Buying new physical servers has always taken time and effort. Unfortunately virtualisation has managed to create the perception that the provisioning of virtual machines is quick, easy and – very unfairly – free of charge. How has this expectation changed the necessary processes when new physical servers have to be acquired?
Ask any IT manager and they will tell you that when it comes to acquiring new physical servers, it takes time to get new systems delivered, never mind getting through the interminable internal sign off procedures required to spend any money in the first place. With the spotlight still targeted at keeping a tight grip on any capital spend, how is it to possible today to specify the physical characteristics of a server in an era when such machines may be called upon to support a wide variety of services over the course of their lifetime?
In days gone by, the process was straightforward, or at least relatively so. You looked at the application to be run, calculated (usually via guesswork) how many users would have to be supported concurrently and spoke with the ISV and did some rough and ready calculations. These defined the processor speed, memory, disk space and I/O characteristics needed, to which the prudent administrator would add a “contingency” factor. Naturally enough, this took time.
Next in line was a large chunk of time and labour to get through the internal procurement and vendor approval processes, the purchase order signed off and the order to the supplier. Finally came the long, long wait for hardware delivery and, perhaps an engineer to do the installation work.
Clearly this methodology is not entirely appropriate when it comes to working out just what configuration of a server is needed to support variable virtualized workloads. Is it possible to try and work out just what is likely to be needed to run and size appropriately? Or is it a better idea to buy the biggest server that fits the available budget and work on the premise that workloads will inevitably grow to fill the beast?
Buying the biggest server possible has much to commend it, assuming that the way IT projects are financed makes it possible for such server acquisitions to be funded. Now if a large machine is purchased it makes sense to make certain beforehand that the physical resources can be managed effectively, especially in these days when the operational costs of systems are coming under more scrutiny.
We know, from your feedback, that a significant number of organisations (but far from the majority) are now approaching application and server deployments with consolidation and virtualisation in mind. Hence service deployment and delivery is now slowly becoming separated from decisions concerning hardware acquisition.
But of course this requires the use of some form of internal cross-charging models and a sufficiently far-sighted and determined IT manager or CIO to make it happen. Of course there are still companies, some of whom should perhaps know better, who still cling to the one application, one server, one budget philosophy and who cannot provision anything much inside of a couple of months.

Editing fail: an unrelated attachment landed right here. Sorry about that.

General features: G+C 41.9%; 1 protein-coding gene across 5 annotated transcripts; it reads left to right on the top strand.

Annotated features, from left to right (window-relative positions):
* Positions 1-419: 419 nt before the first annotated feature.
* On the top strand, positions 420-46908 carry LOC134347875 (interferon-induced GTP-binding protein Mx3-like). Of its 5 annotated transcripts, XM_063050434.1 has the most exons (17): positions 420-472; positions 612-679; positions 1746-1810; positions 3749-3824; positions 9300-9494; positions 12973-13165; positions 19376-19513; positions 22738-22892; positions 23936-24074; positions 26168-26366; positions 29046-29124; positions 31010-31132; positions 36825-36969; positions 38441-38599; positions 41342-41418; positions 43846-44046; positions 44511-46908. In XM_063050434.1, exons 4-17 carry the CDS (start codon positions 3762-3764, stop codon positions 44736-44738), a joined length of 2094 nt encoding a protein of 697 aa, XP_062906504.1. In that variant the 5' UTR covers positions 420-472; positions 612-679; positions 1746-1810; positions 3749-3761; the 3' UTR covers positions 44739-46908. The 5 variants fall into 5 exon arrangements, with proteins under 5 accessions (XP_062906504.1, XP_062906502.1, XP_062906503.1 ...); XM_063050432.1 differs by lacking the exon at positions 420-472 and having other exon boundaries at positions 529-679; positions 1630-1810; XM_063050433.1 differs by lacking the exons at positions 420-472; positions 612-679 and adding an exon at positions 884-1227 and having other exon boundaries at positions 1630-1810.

One area where good management is becoming more important concerns assessing if the tools allow physical resources to be powered down if they are not required to run a workload. Can disks be spun down? Can unused processors be powered down? Perhaps more importantly, are there monitoring tools available on the server that highlight underutilised resources allowing administrators to actively manage the physical resources of large servers? These are challenges that will face more and more IT professionals as more powerful x86 servers are deployed inside computer rooms and data centres, especially as business and external pressures mount to control carbon footprints and electricity bills
Another approach is to buy smaller servers or blades that are capable of hosting moderate workloads without having excess capacity and that can be bought when required, assuming that the supplier still delivers such kit, as resource demands grow. Clearly, if the workload requires larger physical resources than smaller servers can host on their own, some form of resource pooling virtualisation technology will have to be deployed.
There is no doubt that the physical provisioning of servers is becoming more complex as the choices available expand. How are you managing things in a world where the virtualisation vendors have succeeded in building an expectation that workload provisioning is nearly instantaneous? Have you found a good way to keep expectations under control? Please let us know in the comment section below.